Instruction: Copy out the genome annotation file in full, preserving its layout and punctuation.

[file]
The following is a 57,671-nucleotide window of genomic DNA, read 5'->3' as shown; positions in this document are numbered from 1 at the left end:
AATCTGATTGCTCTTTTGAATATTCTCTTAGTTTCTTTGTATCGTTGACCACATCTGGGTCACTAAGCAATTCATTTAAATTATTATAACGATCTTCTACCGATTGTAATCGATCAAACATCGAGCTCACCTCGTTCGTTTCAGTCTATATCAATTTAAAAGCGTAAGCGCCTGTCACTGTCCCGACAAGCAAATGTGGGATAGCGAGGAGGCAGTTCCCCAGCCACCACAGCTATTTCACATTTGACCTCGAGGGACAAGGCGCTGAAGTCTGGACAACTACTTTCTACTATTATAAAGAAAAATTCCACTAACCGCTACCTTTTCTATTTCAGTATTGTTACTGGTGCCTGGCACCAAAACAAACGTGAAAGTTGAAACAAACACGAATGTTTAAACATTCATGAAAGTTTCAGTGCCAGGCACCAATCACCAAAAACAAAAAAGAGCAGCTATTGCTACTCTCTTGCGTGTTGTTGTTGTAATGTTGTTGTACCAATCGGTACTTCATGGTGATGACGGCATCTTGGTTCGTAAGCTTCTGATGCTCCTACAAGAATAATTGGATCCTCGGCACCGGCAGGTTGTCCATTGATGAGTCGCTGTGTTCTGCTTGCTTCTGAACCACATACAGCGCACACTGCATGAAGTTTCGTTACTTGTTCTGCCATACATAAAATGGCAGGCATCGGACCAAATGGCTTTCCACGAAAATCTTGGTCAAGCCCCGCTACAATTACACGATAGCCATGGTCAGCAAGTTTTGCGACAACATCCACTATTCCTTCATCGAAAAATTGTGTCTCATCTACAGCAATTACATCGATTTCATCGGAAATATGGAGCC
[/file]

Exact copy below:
The following is a 57,671-nucleotide window of genomic DNA, read 5'->3' as shown; positions in this document are numbered from 1 at the left end:
AATCTGATTGCTCTTTTGAATATTCTCTTAGTTTCTTTGTATCGTTGACCACATCTGGGTCACTAAGCAATTCATTTAAATTATTATAACGATCTTCTACCGATTGTAATCGATCAAACATCGAGCTCACCTCGTTCGTTTCAGTCTATATCAATTTAAAAGCGTAAGCGCCTGTCACTGTCCCGACAAGCAAATGTGGGATAGCGAGGAGGCAGTTCCCCAGCCACCACAGCTATTTCACATTTGACCTCGAGGGACAAGGCGCTGAAGTCTGGACAACTACTTTCTACTATTATAAAGAAAAATTCCACTAACCGCTACCTTTTCTATTTCAGTATTGTTACTGGTGCCTGGCACCAAAACAAACGTGAAAGTTGAAACAAACACGAATGTTTAAACATTCATGAAAGTTTCAGTGCCAGGCACCAATCACCAAAAACAAAAAAGAGCAGCTATTGCTACTCTCTTGCGTGTTGTTGTTGTAATGTTGTTGTACCAATCGGTACTTCATGGTGATGACGGCATCTTGGTTCGTAAGCTTCTGATGCTCCTACAAGAATAATTGGATCCTCGGCACCGGCAGGTTGTCCATTGATGAGTCGCTGTGTTCTGCTTGCTTCTGAACCACATACAGCGCACACTGCATGAAGTTTCGTTACTTGTTCTGCCATACATAAAATGGCAGGCATCGGACCAAATGGCTTTCCACGAAAATCTTGGTCAAGCCCCGCTACAATTACACGATAGCCATGGTCAGCAAGTTTTGCGACAACATCCACTATTCCTTCATCGAAAAATTGTGTCTCATCTACAGCAATTACATCGATTTCATCGGAAATATGGAGCC